Geophysical analysis of the Alpha-Mendeleev ridge complex: Characterization of the High Arctic Large Igneous Province
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Geophysical analysis of the Alpha-Mendeleev ridge complex: Characterization of the High Arctic Large Igneous Province

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    The Alpha-Mendeleev ridge complex is a first-order physiographic and geological feature of the Arctic Amerasia Basin. High amplitude "chaotic" magnetic anomalies (the High Arctic Magnetic High Domain or HAMH) are associated with the complex and extend beyond the bathymetric high beneath the sediment cover of the adjacent Canada and Makarov-Podvodnikov basins. Residual marine Bouguer gravity anomalies over the ridge complex have low amplitudes implying that the structure has minimal lateral density variability. A closed pseudogravity (magnetic potential) contour around the ridge complex quantifies the aerial extent of the HAMH at similar to 13 x 10(6) km(2). We present 2D gravity/magnetic models for transects across the Alpha Ridge portion of the complex constrained with recently acquired seismic reflection and refraction data. The crustal structure is modeled with a simple three-layer geometry. Large induced and remanent magnetization components were required to fit the observed magnetic anomalies. Density values for the models were based on available seismic refraction P-wave velocities. The 3000 kg/m(3) lower crustal layer is interpreted as a composite of the original crustal protolith and deep (ultramafic) plutonic intrusions related to a plume sourced (High Arctic) LIP. The 2900 kg/m(3) mid-crustal and 2600 kg/m(3) upper-crustal layers are interpreted as the combined effect of sills, dikes, and flows. Volumetric estimates of the volcanic composition include (at least) 6 x 10(6) km(3) for the mid- and upper-crust and between 13 x 10(6) and 17 x 10(6) km(3) within the lower crust - for a total of similar to 20 x 10(6) km(3). We compare the magnetic structure, pseudogravity, and volumetric estimates for the HAMH portion of the HALIP with global large igneous province analogs and discuss implications for Arctic tectonics. Our results show that the closest analog to the HAMH/HALIP is the Kerguelen Plateau, which is considered a continental plateau intensively modified by plume-related volcanism. (C) 2016 The Authors. Published by Elsevier B.V.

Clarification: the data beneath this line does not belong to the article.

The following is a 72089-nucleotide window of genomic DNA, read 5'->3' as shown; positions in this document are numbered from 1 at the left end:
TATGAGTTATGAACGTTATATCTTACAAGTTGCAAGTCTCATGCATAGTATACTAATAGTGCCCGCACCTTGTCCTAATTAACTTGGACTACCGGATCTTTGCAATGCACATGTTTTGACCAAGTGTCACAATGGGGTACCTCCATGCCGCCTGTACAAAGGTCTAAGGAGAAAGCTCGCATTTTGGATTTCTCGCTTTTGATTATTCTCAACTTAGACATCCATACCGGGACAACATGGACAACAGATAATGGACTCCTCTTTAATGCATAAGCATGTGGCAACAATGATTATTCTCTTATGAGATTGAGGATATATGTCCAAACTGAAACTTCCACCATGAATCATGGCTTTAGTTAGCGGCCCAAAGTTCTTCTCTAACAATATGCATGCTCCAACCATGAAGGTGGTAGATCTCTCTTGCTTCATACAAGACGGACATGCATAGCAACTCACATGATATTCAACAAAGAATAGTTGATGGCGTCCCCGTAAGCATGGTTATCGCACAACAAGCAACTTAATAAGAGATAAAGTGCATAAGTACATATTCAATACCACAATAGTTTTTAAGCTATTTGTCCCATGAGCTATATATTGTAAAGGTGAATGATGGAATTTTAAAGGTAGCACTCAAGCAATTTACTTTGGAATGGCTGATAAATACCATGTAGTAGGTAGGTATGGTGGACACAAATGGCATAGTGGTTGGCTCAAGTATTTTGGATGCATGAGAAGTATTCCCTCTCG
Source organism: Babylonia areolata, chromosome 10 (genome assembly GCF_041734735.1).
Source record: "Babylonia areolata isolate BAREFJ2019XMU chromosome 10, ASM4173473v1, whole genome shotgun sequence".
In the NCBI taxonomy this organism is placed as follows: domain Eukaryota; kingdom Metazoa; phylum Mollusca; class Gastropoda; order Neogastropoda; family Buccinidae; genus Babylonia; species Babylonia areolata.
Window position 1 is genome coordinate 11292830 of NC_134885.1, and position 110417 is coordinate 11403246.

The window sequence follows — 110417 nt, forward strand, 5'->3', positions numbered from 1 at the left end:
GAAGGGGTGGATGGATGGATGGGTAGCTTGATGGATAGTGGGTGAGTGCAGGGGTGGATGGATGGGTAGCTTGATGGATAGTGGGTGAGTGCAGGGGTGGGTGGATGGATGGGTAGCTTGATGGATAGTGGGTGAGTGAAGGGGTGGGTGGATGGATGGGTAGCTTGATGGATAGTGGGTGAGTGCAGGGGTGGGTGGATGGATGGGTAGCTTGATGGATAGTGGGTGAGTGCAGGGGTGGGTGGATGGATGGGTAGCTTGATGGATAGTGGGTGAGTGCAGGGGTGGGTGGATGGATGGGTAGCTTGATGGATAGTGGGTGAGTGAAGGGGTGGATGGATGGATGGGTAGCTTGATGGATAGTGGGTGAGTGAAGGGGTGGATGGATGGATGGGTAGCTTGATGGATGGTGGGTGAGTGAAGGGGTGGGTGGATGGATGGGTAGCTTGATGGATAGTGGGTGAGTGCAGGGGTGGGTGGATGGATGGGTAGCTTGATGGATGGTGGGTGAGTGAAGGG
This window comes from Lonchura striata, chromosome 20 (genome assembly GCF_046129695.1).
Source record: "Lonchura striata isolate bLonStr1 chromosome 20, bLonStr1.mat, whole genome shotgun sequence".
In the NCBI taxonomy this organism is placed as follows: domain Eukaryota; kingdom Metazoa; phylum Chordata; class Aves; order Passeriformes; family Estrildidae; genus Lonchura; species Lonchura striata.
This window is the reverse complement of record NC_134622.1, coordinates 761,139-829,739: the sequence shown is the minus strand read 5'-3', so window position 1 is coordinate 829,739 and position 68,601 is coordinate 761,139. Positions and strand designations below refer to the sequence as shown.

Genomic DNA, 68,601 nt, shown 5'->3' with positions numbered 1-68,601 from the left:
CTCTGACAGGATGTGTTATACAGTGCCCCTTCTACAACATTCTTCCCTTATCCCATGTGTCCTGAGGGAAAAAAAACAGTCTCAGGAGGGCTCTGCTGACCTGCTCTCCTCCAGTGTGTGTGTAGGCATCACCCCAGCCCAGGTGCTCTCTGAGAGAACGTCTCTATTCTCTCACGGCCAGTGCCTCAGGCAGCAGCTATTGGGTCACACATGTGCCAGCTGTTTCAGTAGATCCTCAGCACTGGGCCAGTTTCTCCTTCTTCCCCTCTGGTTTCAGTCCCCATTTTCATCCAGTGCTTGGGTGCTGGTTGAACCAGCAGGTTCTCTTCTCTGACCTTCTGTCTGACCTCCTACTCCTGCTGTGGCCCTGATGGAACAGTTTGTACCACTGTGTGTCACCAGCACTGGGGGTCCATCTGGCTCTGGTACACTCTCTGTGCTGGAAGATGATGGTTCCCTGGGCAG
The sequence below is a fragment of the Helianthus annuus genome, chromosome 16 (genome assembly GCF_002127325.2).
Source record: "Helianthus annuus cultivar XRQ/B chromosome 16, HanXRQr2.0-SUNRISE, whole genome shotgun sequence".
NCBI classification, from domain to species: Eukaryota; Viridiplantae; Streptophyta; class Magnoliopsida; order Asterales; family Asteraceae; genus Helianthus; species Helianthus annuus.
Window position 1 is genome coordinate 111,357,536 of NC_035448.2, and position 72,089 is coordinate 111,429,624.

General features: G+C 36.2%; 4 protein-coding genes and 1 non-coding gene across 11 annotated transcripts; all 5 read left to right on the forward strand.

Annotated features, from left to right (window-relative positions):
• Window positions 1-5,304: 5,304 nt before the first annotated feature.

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    Tectonophysics, 691, 65-84.
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